Caroline Bankoff at Daily Intel discusses the recent Washington Post article about how Romney’s Bain Capital invested in companies that moved American jobs overseas: [The Romney] campaign has responded with a statement criticizing the article as “fundamentally flawed”:
[The] story that does not differentiate between domestic outsourcing versus offshoring nor versus work done overseas to support U.S. exports. Mitt Romney spent 25 years in the real world economy so he understands why jobs come and they go.
However, as Politico notes, the statement does not address one of the article’s main points, which is that Bain was directly involved with companies that created jobs outside the United States that could have been done here. Meanwhile, the New York Times has a piece (also based on Securities and Exchange Commission filings) detailing a number of instances in which Bain made a profit off of taking over companies that eventually went bankrupt. While some of the companies profiled may have simply been “too troubled to rescue” (or brought down by larger economic or industry trends), there are examples like steel manufacturer GS Industries… Continue reading »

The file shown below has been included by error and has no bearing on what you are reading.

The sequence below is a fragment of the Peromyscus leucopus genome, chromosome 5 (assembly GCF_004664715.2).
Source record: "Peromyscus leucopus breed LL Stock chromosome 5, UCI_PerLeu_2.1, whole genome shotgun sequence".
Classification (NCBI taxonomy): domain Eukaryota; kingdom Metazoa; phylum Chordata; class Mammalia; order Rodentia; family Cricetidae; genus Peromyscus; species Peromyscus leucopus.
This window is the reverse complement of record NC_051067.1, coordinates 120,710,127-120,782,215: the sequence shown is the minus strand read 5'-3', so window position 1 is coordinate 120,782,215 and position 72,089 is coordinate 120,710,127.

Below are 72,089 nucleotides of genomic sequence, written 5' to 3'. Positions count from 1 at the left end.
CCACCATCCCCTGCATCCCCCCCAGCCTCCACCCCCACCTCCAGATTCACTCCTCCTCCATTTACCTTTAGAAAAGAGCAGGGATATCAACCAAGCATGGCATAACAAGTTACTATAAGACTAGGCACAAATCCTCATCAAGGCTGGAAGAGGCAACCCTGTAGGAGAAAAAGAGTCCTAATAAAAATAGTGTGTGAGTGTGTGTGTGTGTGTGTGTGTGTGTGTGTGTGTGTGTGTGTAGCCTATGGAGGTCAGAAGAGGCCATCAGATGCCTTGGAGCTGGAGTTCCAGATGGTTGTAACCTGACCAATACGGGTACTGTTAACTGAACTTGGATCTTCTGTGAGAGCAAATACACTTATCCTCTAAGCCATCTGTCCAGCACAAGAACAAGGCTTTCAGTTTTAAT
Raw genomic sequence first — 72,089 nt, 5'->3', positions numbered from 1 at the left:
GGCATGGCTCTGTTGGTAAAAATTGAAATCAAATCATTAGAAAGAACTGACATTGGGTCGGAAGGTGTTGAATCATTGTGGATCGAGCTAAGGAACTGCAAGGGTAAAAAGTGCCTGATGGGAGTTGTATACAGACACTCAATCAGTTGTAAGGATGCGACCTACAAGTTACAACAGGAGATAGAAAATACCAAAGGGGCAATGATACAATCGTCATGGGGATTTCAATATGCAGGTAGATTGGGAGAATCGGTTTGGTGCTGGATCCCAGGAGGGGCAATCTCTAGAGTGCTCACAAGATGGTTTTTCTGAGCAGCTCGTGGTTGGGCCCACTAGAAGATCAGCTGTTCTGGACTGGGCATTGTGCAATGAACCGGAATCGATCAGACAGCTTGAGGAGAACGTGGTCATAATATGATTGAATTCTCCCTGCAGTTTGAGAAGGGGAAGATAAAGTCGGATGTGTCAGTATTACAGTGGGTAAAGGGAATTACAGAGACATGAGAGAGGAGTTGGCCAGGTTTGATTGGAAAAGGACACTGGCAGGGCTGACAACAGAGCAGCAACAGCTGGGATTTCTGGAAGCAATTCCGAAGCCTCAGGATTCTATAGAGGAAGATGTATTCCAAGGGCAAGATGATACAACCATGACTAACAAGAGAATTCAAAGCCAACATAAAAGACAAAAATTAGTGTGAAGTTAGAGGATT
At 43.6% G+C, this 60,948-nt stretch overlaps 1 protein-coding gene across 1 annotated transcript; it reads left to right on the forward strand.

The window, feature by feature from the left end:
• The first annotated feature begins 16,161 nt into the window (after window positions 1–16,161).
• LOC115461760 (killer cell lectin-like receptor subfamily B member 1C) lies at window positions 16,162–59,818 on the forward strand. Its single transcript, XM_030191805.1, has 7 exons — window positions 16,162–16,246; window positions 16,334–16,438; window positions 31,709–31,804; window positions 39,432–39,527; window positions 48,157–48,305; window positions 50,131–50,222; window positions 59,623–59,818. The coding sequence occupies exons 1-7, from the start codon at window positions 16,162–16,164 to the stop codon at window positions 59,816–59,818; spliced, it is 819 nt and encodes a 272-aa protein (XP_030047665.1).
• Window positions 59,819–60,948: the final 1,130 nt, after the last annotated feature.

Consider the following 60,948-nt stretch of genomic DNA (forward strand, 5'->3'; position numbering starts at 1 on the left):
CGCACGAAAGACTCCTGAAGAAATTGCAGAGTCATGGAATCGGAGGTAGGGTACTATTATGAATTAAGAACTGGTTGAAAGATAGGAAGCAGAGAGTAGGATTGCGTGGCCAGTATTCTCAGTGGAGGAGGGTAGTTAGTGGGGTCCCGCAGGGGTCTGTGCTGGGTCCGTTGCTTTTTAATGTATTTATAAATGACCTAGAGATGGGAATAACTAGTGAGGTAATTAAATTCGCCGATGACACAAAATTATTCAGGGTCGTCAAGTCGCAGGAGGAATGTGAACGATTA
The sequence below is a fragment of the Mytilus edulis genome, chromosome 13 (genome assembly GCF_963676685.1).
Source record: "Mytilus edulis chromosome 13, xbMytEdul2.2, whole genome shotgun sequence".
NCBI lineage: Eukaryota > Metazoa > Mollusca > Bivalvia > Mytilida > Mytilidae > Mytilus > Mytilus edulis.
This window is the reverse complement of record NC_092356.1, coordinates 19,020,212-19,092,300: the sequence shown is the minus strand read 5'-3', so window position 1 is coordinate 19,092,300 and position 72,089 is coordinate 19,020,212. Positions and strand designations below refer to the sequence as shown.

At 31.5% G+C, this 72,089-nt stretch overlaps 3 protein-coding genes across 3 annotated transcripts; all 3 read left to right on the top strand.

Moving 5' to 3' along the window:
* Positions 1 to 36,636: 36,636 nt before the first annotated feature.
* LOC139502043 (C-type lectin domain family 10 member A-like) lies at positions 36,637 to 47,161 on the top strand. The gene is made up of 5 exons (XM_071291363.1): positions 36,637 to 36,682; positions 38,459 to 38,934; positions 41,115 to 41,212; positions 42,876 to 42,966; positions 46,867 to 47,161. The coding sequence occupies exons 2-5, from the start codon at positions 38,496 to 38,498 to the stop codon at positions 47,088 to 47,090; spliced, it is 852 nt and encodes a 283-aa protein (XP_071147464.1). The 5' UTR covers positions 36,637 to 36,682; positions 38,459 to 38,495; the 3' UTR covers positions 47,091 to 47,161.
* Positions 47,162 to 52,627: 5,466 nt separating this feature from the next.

Steel – YouTube – Kansas City’s GST Steel had been making steel rods for 105 years when Romney and his partners took control in 1993. They cut corners and extracted profit from the business at every turn, placing it deeply in debt. When the company eventually declared bankruptcy, workers not only lost their jobs but were denied their full pensions and health insurance, and the government was forced to step in and provide a bailout.
Romney economics (why jobs come and why they go): creating wealth for a few at the expense of many.